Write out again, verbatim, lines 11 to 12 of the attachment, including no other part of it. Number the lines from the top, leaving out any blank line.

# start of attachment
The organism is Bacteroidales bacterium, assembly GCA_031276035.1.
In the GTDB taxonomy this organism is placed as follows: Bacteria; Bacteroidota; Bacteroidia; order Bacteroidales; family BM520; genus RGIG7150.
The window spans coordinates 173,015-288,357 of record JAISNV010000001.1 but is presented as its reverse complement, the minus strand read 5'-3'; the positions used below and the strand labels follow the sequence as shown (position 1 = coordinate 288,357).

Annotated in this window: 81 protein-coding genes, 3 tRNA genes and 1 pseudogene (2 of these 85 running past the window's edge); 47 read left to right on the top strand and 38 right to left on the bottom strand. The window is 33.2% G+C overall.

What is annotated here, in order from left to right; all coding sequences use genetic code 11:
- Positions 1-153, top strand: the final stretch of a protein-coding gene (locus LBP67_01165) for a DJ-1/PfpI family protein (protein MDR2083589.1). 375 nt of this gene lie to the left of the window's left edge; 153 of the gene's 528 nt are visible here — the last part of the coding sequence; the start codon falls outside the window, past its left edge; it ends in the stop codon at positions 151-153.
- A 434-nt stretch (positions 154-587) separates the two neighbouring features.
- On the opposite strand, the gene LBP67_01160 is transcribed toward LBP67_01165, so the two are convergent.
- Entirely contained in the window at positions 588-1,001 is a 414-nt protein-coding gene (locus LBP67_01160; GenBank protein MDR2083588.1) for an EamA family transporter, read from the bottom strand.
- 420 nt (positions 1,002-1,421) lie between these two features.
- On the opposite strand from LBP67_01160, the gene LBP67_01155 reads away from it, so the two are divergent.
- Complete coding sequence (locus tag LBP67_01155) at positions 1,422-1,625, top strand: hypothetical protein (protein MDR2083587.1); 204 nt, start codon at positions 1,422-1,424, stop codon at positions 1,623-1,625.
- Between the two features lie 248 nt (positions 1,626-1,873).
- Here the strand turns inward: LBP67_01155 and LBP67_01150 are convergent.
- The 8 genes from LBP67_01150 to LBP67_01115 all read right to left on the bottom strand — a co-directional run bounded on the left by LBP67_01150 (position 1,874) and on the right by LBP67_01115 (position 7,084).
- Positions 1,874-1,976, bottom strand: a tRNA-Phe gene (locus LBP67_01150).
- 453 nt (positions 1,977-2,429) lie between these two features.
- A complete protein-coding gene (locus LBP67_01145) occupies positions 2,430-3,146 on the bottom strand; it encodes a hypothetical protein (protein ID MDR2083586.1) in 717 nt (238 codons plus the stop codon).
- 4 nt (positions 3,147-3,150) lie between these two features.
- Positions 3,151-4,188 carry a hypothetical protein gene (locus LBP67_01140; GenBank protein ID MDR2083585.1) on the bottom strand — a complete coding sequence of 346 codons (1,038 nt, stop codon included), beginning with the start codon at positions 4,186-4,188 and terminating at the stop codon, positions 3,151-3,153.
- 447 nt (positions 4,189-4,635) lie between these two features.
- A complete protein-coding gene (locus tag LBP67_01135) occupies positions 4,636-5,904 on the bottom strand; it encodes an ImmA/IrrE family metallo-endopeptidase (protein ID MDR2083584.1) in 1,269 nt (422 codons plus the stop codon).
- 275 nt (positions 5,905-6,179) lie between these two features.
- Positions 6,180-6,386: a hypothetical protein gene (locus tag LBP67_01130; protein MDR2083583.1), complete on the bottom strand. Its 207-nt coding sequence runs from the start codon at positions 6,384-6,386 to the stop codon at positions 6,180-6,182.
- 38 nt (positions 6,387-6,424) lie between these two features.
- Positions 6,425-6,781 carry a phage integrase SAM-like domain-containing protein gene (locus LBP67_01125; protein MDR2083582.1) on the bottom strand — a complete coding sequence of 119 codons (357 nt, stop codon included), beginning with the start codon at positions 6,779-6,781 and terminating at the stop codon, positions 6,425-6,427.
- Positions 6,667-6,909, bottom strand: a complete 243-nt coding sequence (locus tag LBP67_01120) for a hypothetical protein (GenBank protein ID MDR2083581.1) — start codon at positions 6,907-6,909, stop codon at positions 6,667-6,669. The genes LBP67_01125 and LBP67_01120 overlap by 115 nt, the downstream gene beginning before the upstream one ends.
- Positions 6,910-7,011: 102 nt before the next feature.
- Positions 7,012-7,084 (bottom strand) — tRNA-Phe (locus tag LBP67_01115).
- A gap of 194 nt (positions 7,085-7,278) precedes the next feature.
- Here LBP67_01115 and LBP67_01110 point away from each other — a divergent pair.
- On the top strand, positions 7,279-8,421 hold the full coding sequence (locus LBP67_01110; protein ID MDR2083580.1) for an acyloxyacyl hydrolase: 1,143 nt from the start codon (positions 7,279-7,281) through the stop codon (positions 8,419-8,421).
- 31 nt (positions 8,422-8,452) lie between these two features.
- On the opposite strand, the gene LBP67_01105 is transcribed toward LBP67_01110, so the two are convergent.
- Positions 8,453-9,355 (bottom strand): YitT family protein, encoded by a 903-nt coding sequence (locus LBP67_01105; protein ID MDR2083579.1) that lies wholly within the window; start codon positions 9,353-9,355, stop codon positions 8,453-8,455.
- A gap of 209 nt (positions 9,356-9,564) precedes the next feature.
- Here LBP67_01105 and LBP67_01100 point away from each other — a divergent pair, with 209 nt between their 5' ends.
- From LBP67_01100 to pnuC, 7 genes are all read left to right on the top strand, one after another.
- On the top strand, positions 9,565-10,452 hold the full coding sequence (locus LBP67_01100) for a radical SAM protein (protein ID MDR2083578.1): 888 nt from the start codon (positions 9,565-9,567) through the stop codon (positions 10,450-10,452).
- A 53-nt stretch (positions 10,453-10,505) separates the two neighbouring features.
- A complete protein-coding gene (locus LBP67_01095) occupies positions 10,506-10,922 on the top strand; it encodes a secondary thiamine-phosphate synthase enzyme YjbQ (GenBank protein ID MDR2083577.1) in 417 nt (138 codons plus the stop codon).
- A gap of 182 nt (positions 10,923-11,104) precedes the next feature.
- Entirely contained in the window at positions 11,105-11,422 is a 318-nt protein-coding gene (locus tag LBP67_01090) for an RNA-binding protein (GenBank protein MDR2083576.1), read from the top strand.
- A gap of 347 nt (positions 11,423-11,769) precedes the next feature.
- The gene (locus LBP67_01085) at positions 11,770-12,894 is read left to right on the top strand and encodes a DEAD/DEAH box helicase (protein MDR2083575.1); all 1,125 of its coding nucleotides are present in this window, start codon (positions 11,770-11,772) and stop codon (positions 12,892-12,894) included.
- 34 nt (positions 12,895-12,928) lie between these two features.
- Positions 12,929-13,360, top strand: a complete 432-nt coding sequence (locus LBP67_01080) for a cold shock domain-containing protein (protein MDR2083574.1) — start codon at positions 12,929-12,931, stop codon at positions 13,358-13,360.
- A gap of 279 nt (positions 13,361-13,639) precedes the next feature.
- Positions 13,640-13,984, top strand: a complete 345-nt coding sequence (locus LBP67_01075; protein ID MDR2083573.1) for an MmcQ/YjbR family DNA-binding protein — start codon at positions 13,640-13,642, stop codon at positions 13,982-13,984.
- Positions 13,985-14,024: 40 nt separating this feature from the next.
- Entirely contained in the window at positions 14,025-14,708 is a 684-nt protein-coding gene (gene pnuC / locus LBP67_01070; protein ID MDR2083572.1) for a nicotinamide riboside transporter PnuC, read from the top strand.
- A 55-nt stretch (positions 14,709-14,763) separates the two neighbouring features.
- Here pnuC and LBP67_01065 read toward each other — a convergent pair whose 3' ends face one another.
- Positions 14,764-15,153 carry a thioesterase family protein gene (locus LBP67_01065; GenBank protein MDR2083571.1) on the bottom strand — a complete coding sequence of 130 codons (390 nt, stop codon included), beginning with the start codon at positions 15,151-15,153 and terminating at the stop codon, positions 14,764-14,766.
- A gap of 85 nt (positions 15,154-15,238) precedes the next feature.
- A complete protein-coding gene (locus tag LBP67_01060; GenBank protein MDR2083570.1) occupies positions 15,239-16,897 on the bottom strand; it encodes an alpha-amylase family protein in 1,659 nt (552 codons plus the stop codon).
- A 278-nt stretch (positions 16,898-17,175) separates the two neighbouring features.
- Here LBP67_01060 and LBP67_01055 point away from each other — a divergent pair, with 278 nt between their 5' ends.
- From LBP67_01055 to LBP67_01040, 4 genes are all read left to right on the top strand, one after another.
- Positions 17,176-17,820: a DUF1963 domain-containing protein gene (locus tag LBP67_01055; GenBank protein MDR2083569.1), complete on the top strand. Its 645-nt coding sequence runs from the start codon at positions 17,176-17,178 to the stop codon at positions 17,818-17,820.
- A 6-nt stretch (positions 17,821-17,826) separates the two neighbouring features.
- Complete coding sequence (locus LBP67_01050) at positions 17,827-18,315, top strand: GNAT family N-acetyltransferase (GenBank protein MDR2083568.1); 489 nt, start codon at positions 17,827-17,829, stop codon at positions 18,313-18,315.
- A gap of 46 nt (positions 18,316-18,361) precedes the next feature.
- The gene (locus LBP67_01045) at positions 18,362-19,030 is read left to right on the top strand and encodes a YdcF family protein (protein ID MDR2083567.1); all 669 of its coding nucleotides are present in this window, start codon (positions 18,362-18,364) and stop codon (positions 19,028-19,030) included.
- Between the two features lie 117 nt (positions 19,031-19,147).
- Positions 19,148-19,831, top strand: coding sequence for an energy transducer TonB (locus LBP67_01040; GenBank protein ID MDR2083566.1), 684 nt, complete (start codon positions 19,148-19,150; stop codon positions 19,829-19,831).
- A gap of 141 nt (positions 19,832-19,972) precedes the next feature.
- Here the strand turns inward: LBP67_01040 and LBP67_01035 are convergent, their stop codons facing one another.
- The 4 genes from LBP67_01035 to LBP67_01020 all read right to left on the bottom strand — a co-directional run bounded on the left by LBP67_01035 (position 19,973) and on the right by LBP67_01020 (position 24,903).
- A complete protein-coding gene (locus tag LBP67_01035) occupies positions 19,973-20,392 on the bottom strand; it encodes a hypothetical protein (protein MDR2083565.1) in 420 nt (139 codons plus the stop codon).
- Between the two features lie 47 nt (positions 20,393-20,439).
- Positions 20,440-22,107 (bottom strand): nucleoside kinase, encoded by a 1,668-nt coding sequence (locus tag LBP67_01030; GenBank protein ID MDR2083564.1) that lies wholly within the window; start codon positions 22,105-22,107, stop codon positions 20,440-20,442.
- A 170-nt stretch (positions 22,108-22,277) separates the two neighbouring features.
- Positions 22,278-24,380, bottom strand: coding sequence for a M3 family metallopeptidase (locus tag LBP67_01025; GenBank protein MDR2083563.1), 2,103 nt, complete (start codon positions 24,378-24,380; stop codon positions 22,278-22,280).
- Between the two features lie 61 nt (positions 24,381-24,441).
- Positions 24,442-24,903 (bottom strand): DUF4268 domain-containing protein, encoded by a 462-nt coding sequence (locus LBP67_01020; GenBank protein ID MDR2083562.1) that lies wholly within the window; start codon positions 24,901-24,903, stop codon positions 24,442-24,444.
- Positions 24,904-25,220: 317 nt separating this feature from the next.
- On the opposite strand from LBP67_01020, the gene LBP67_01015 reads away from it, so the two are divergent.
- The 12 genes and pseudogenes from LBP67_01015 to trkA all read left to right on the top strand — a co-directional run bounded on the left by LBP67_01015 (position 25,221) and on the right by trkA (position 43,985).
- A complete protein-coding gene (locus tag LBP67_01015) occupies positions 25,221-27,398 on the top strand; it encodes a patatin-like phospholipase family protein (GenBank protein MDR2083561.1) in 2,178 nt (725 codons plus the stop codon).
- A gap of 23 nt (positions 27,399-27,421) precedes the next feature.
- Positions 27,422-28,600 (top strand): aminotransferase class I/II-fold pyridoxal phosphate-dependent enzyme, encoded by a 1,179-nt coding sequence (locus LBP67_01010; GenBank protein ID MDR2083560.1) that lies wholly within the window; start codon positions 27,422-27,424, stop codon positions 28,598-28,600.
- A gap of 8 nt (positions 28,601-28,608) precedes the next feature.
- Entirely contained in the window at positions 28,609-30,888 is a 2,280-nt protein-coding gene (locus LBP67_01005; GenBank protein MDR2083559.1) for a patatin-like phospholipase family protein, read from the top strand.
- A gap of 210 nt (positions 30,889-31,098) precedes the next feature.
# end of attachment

- On the opposite strand from LBP67_01160, the gene LBP67_01155 reads away from it, so the two are divergent.
- Complete coding sequence (locus tag LBP67_01155) at positions 1,422-1,625, top strand: hypothetical protein (protein MDR2083587.1); 204 nt, start codon at positions 1,422-1,424, stop codon at positions 1,623-1,625.